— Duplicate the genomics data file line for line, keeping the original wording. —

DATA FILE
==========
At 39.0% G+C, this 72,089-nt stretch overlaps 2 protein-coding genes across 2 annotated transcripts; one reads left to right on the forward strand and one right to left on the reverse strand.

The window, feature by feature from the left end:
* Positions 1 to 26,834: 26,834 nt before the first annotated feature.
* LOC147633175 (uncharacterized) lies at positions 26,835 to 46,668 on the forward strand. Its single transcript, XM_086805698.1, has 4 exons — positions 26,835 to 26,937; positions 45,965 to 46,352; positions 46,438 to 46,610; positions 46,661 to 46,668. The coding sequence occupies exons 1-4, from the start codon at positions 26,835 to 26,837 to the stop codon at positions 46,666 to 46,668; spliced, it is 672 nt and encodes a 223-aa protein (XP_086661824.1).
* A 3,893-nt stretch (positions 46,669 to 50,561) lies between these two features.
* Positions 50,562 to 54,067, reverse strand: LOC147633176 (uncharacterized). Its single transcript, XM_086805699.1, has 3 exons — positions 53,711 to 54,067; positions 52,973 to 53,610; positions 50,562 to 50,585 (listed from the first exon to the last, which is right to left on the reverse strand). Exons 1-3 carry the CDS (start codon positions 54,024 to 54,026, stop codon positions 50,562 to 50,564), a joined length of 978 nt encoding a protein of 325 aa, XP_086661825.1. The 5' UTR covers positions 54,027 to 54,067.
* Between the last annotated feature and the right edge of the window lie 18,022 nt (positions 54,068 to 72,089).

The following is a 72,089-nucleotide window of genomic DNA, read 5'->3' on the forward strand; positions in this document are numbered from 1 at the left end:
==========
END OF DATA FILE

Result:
At 39.0% G+C, this 72,089-nt stretch overlaps 2 protein-coding genes across 2 annotated transcripts; one reads left to right on the forward strand and one right to left on the reverse strand.

The window, feature by feature from the left end:
* Positions 1 to 26,834: 26,834 nt before the first annotated feature.
* LOC147633175 (uncharacterized) lies at positions 26,835 to 46,668 on the forward strand. Its single transcript, XM_086805698.1, has 4 exons — positions 26,835 to 26,937; positions 45,965 to 46,352; positions 46,438 to 46,610; positions 46,661 to 46,668. The coding sequence occupies exons 1-4, from the start codon at positions 26,835 to 26,837 to the stop codon at positions 46,666 to 46,668; spliced, it is 672 nt and encodes a 223-aa protein (XP_086661824.1).
* A 3,893-nt stretch (positions 46,669 to 50,561) lies between these two features.
* Positions 50,562 to 54,067, reverse strand: LOC147633176 (uncharacterized). Its single transcript, XM_086805699.1, has 3 exons — positions 53,711 to 54,067; positions 52,973 to 53,610; positions 50,562 to 50,585 (listed from the first exon to the last, which is right to left on the reverse strand). Exons 1-3 carry the CDS (start codon positions 54,024 to 54,026, stop codon positions 50,562 to 50,564), a joined length of 978 nt encoding a protein of 325 aa, XP_086661825.1. The 5' UTR covers positions 54,027 to 54,067.
* Between the last annotated feature and the right edge of the window lie 18,022 nt (positions 54,068 to 72,089).

The following is a 72,089-nucleotide window of genomic DNA, read 5'->3' on the forward strand; positions in this document are numbered from 1 at the left end: